Grief shown to take a physical toll on survivors

June 17, 2019

Susan Smith has seen how the death of a loved one can lead to illness among survivors.

“Grief is as hard on the body as stress,” said Smith, the Grief Support and Life Legacies Manager at GenCure. “I have seen it more than a few times.”

Researchers at the University of Arizona went back and looked at studies about the “broken heart” effect, and then focused on 13 studies from the last 40 years. They recently published their findings, titled “A Systematic Review of the Association Between Bereavement and Biomarkers of Immune Function,” in the journal Psychosomatic Medicine

As far back as 1977, research had measured changes in immune functions of people in grief. Later studies linked bereavement to increased levels of inflammation, and scientists already know that chronic inflammation can be part of a number of conditions, including obesity, heart disease and diabetes.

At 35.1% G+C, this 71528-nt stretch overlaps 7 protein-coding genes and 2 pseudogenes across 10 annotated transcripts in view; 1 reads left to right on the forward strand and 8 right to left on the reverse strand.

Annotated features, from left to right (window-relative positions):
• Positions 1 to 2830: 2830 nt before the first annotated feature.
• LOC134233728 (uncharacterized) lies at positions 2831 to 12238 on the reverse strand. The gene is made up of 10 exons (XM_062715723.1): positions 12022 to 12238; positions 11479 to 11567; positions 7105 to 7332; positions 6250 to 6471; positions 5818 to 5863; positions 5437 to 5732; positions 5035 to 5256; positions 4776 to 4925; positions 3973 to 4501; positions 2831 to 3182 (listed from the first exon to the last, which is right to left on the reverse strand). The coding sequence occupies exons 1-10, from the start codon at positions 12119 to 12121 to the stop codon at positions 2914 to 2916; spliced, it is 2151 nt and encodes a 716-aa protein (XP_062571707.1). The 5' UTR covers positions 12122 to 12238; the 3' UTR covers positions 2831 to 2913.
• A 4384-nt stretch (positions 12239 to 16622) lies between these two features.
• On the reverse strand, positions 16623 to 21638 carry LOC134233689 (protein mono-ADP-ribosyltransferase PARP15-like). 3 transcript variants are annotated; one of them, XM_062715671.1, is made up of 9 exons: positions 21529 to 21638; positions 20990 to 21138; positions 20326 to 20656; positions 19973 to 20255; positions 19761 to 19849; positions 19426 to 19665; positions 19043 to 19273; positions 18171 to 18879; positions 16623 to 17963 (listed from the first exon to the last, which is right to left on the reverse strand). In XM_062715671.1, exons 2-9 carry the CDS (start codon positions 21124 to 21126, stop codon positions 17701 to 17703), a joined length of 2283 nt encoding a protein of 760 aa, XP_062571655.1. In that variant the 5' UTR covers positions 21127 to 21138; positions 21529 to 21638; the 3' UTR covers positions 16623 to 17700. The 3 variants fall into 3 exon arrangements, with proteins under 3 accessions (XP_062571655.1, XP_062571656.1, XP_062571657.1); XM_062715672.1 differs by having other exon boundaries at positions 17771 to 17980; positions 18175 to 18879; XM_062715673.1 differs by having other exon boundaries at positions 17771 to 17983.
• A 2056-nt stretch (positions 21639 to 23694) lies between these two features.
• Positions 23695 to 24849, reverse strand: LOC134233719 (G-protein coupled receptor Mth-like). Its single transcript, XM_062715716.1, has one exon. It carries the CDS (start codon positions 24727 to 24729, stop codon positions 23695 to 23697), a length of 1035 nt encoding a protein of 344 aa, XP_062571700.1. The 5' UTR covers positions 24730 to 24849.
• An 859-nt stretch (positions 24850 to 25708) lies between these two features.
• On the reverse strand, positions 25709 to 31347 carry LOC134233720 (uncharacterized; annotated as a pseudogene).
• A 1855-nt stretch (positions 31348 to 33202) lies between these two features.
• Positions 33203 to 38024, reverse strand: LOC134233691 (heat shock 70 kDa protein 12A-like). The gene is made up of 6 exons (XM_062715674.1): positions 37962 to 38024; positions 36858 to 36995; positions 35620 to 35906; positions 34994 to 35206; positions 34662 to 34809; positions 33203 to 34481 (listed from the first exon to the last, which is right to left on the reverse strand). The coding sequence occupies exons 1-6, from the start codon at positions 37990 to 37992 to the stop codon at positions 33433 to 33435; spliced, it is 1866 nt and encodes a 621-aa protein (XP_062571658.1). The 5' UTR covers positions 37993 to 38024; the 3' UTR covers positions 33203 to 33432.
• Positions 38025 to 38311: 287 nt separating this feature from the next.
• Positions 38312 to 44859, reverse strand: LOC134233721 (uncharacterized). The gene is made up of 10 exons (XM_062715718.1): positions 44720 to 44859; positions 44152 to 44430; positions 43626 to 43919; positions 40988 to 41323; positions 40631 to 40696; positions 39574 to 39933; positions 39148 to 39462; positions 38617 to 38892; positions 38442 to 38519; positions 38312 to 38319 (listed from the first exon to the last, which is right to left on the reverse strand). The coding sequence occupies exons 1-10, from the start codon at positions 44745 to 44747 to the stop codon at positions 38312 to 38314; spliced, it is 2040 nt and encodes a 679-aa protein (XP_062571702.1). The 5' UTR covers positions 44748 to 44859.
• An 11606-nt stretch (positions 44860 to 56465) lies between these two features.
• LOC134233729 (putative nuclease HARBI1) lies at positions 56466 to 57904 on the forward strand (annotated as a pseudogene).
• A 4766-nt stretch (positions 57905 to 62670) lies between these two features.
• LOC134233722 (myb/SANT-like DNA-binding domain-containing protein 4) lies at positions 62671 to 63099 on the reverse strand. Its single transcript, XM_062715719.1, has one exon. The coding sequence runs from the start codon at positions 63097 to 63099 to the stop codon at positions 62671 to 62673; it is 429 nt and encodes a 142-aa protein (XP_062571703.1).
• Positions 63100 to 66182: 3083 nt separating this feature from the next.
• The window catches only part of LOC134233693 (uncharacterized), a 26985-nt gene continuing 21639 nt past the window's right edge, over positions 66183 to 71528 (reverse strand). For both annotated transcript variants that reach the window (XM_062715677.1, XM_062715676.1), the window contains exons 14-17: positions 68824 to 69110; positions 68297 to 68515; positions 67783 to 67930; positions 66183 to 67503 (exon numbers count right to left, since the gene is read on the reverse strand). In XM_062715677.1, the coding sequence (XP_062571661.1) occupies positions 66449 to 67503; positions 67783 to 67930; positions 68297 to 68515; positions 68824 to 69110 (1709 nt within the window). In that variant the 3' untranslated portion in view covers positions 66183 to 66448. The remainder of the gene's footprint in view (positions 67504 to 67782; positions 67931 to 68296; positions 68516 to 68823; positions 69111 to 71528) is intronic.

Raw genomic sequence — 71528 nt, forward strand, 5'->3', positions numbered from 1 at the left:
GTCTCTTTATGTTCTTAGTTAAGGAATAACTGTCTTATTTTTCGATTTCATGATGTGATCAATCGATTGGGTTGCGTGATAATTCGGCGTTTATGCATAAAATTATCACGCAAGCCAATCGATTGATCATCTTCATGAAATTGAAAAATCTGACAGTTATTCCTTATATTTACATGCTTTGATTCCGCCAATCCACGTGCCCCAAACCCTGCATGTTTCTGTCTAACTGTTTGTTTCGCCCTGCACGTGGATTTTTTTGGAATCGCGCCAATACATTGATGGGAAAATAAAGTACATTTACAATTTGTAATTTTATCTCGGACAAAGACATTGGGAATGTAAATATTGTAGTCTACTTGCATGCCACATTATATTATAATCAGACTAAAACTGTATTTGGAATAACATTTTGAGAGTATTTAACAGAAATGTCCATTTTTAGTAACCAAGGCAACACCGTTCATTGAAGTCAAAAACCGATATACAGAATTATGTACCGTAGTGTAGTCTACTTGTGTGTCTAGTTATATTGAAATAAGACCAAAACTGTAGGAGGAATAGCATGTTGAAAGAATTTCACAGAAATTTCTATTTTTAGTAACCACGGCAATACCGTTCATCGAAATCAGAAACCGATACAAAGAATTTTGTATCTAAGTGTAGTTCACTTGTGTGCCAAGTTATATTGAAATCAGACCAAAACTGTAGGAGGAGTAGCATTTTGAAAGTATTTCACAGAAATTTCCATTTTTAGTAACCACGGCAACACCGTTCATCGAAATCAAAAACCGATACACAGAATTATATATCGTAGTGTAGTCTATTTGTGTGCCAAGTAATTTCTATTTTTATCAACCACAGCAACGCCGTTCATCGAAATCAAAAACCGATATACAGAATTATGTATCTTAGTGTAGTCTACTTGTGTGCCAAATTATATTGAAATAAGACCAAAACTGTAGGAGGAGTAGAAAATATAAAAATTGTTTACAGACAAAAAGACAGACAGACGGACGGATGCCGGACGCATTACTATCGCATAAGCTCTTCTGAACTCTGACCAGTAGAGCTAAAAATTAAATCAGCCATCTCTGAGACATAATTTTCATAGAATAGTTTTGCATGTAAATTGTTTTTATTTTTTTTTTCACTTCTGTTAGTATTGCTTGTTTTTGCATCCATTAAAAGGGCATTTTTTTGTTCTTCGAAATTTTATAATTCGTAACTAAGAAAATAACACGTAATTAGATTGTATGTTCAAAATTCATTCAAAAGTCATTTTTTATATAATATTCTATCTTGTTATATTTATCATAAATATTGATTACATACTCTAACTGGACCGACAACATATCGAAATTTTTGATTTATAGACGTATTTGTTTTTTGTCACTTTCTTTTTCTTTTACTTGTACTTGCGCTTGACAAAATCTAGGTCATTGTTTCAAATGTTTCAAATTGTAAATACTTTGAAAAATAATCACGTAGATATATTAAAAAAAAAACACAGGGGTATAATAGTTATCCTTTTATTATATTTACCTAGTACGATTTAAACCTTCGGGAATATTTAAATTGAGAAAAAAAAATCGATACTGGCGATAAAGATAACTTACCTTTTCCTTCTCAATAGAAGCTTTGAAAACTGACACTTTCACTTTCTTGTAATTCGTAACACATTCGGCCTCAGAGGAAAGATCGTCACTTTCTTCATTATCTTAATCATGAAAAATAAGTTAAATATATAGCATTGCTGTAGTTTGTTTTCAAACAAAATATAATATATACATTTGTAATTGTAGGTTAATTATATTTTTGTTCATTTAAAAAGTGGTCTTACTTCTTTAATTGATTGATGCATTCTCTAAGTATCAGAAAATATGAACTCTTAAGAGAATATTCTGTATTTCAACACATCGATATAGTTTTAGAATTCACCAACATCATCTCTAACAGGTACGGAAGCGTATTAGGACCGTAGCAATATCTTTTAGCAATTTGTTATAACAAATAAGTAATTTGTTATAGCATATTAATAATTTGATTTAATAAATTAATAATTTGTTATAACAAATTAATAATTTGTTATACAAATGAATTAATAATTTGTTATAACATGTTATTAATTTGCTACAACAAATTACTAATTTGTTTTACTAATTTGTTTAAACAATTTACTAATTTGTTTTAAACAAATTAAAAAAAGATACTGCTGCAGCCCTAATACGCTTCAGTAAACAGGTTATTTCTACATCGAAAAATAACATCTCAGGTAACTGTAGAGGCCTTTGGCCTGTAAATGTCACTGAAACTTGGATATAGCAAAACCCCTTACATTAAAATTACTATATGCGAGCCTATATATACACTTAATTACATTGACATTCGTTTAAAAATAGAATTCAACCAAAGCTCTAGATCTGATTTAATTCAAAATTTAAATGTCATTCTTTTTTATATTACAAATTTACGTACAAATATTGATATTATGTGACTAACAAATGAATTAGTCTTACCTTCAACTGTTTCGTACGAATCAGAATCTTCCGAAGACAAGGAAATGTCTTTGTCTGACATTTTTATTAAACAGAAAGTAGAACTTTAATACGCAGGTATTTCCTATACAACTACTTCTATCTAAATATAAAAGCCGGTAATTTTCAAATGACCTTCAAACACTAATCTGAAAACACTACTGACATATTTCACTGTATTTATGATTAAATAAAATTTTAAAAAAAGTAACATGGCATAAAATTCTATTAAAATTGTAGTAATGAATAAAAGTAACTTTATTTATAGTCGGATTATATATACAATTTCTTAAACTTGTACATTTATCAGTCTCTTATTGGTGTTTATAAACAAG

Researchers also found a connection between grief and depression, and how much of an impact bereavement has on immune function. They concluded that more work needed to be done, but looking back at 40-plus years at data was a good starting point for research.

“Our goal with the GenCure Grief Support and Life Legacies program is to help people with the bereavement process, to manage those feelings and not be overwhelmed by them,” Smith said.

Dr. Rachel Beddard, Chief Medical Officer at BioBridge Global, the parent company of GenCure, said the research fits into the bereavement program’s mission.

“This is a fascinating topic and especially applicable to our organization, given our bereavement program that Susan Smith heads up,” she said. “Much more research needs to be accomplished in this area, but it would be quite interesting to know if programs such as Susan’s help to moderate the bereavement process and lessen the excess mortality risk seen after the loss of a loved one.”

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